Firebrand Rep. Matt Gaetz and at least 65 House Republicans rolled out a resolution Tuesday stating that former President Donald Trump “did not engage in insurrection or rebellion against the United States.”
The one-page resolution attempts to undercut justification to jettison Trump off state ballots across the country. This comes as the Supreme Court is poised to hear oral arguments on the Colorado matter on Thursday.
“We are here today to authoritatively express that President Trump did not commit an insurrection and we believe Congress has a unique role in making that declaration,” Gaetz (R-Fla.) explained at a press conference.
“It’s time for members of the House and Senate to show where they stand on this question.”
Gaetz, 41, was flanked by numerous House Republicans including Republican Conference Chairwoman Elise Stefanik (R-NY), an original co-sponsor of the measure.
In tandem with the House resolution, Sen. JD Vance (D-Ohio) unveiled a companion bill in the Senate.
“From the President on down, Democrats are abusing our judicial system to disenfranchise millions of Americans and take Donald Trump off the ballot,” Vance said in a statement.
“It’s an incredibly dangerous precedent they’re setting — all based on a meritless legal theory about the application of the Fourteenth Amendment.”
Back in December, Colorado’s Supreme Court ruled that Trump was disqualified from the state’s primary ballot after concluding he engaged in “voluntary and direct participation in the insurrection.”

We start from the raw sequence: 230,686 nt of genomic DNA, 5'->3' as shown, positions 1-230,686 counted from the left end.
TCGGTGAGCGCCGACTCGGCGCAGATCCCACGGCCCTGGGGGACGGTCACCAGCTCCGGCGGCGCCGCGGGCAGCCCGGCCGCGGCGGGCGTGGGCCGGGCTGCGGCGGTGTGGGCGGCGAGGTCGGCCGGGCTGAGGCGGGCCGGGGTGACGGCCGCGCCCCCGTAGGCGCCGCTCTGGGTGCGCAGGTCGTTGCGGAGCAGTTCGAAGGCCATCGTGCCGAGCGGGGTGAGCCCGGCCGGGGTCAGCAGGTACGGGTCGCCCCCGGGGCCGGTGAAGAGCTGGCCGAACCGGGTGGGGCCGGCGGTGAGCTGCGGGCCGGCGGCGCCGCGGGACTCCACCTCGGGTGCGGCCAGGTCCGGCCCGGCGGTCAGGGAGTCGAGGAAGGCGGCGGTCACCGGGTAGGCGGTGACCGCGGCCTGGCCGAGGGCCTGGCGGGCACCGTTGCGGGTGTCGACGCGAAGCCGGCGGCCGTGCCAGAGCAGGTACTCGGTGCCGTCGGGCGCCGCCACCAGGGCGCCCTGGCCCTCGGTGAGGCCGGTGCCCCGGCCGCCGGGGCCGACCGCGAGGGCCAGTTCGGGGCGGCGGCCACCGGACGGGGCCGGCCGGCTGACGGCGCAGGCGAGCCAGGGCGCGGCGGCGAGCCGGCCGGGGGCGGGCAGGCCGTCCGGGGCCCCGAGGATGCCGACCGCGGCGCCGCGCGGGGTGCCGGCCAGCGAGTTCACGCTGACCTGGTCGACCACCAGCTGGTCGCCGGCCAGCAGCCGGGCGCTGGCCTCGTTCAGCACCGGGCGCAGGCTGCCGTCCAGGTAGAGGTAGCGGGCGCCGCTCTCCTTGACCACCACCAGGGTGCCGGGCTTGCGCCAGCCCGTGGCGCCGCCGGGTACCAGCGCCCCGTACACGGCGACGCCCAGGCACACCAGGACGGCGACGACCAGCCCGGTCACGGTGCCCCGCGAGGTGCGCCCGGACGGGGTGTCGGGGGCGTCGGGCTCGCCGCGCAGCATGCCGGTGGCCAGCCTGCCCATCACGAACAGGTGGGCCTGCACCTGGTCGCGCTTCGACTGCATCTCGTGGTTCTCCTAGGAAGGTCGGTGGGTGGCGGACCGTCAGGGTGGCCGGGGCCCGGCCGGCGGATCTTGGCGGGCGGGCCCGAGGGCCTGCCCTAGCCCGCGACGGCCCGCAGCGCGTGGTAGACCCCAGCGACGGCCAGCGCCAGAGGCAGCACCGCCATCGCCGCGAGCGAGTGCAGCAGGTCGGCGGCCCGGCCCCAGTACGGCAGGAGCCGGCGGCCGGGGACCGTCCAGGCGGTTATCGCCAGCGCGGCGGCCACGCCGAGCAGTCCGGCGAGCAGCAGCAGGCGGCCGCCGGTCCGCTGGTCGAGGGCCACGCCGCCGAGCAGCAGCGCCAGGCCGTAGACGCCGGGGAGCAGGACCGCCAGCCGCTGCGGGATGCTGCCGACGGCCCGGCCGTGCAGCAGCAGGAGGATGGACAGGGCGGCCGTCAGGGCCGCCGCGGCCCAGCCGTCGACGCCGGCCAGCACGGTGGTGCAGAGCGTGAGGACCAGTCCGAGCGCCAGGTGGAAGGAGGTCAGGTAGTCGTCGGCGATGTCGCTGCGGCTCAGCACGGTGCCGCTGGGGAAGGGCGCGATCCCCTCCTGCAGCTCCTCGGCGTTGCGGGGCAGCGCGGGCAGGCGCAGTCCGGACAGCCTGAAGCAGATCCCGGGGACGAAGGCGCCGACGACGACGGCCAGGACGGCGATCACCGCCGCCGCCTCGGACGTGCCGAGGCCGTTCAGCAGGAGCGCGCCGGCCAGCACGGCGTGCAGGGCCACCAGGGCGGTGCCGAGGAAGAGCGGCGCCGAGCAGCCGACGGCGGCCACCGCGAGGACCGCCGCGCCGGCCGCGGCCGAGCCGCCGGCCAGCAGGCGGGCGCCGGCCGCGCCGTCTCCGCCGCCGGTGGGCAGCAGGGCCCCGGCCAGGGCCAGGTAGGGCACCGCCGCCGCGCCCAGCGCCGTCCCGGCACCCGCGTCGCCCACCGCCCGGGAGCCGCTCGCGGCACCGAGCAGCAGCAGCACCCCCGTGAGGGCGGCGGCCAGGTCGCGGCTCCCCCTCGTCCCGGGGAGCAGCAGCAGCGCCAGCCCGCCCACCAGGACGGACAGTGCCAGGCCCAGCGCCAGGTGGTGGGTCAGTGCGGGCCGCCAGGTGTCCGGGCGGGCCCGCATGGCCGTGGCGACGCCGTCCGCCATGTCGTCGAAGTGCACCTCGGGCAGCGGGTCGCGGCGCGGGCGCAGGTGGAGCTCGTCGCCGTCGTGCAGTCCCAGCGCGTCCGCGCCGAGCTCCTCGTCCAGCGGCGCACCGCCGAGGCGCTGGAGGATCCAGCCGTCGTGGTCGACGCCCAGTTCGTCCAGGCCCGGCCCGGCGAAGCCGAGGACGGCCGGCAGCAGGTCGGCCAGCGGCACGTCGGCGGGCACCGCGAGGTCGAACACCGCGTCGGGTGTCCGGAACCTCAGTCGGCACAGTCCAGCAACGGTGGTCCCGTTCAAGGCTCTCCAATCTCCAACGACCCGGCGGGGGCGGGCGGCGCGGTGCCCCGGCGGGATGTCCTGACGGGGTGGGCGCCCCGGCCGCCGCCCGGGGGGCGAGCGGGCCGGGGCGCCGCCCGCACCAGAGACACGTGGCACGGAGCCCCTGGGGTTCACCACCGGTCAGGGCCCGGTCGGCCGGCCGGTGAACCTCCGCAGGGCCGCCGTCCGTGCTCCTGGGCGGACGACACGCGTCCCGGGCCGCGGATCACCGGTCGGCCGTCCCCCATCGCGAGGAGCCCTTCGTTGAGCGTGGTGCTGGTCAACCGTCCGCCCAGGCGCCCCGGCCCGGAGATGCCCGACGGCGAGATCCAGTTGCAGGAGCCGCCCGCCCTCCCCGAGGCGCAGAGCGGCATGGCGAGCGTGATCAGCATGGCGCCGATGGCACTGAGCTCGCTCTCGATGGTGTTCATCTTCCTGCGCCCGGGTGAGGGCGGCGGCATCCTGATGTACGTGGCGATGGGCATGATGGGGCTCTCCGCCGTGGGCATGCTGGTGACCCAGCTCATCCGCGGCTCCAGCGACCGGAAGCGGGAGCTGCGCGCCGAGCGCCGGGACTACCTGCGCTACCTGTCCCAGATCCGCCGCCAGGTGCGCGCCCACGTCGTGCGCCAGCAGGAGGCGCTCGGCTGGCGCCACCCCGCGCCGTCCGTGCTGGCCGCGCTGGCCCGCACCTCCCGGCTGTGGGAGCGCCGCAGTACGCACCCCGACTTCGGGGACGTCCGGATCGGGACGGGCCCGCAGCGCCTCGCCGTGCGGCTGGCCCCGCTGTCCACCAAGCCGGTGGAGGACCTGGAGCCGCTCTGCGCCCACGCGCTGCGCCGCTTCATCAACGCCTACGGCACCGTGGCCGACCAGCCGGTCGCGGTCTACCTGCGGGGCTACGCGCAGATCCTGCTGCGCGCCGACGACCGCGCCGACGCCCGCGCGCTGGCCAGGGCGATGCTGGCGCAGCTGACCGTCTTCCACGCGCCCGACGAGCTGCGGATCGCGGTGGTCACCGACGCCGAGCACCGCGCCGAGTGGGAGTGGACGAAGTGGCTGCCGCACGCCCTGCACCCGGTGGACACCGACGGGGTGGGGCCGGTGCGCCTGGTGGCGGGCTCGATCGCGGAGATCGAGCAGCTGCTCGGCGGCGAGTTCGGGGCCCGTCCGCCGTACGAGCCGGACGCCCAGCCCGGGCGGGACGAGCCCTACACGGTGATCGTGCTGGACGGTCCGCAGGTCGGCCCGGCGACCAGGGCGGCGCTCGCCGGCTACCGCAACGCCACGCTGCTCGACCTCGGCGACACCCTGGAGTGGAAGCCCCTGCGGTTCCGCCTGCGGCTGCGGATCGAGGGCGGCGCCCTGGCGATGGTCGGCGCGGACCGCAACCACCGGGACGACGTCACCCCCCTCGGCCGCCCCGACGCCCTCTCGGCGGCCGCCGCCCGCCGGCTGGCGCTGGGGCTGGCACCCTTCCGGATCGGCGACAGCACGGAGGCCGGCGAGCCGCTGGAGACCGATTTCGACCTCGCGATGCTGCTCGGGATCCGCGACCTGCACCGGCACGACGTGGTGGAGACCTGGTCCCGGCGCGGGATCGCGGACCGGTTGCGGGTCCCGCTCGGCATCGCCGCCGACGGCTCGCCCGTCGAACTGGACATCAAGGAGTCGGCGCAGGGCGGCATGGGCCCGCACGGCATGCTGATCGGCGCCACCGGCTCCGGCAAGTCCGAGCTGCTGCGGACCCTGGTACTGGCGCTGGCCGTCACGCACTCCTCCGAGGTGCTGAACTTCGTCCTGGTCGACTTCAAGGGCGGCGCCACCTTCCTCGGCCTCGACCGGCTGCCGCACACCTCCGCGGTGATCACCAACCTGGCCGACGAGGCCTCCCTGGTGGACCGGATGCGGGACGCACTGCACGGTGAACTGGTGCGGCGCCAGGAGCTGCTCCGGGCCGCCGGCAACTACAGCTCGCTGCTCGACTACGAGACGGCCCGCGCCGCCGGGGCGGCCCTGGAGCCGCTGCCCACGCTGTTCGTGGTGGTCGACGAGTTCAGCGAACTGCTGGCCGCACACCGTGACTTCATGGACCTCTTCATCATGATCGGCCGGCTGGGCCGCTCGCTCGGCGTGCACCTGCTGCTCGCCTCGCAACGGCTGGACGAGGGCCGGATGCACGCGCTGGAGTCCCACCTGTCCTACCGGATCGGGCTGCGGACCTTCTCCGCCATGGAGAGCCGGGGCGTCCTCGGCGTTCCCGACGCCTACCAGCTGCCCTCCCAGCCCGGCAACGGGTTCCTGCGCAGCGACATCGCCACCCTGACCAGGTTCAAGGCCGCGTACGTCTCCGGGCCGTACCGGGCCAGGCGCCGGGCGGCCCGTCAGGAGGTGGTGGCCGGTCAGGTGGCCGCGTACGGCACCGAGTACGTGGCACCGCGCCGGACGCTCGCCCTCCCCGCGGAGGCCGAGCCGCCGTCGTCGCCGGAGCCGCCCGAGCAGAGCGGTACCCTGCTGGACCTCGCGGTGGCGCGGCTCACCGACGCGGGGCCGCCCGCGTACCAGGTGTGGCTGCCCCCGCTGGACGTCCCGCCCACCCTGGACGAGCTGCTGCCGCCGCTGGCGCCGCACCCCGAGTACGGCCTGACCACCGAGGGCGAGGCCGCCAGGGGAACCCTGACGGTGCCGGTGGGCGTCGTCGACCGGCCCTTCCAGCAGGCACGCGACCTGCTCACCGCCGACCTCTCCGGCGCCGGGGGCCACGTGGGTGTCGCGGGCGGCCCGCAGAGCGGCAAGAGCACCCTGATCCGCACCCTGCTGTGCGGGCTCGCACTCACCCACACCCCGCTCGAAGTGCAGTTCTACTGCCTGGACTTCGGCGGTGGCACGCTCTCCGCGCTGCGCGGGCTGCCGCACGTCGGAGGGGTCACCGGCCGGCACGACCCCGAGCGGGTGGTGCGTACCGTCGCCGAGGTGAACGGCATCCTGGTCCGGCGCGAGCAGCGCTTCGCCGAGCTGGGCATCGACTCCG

The Centennial State’s high court invoked Section 3 of the Fourteenth Amendment, also known as the Disqualification Clause to boot him from the ballot.
That clause states that “No person shall…hold any office, civil or military, under the United States…shall have engaged in insurrection or rebellion against the same, or given aid or comfort to the enemies thereof.”
Right after Colorado, Maine Secretary of State Shenna Bellows, a Democrat, unilaterally moved to disqualify him from that state’s primary ballot as well.
Both decisions are in limbo amid the Supreme Court’s decision on Colorado. The two states also have their Republican presidential contests slated for March 5.
Backers of the effort to rip Trump from the ballot point to his actions revolving around the Jan. 6, 2021, ransacking of the Capitol.
Trump is also facing a four-count indictment from the Justice Department over alleged 2020 election subversion and a 13-count indictment from Georgia over alleged 2020 election tampering.
“The bottom line is President Trump is not an insurrectionist, nor did he incite an insurrection,” Rep. Cory Mills (R-Fla.), who co-sponsored the resolution said in a statement.
“This narrative is simply a political distraction from the Biden Admin’s failures, spanning a crippling economy, record inflation, foreign policy blunders, to his disastrous handling of the border.”
Trump has weathered challenges to his ballot status in at least 35 states, per the New York Times. So far Maine and Colorado are the only two states where he was disqualified pending an appeal.
House Speaker Mike Johnson (R-La.) has not yet confirmed plans to take that resolution up for a floor vote, according to Gaetz.
“I sat next to him for seven years on the Judiciary Committee, though, so I’m pretty sure as to where he stands,” Gaetz explained.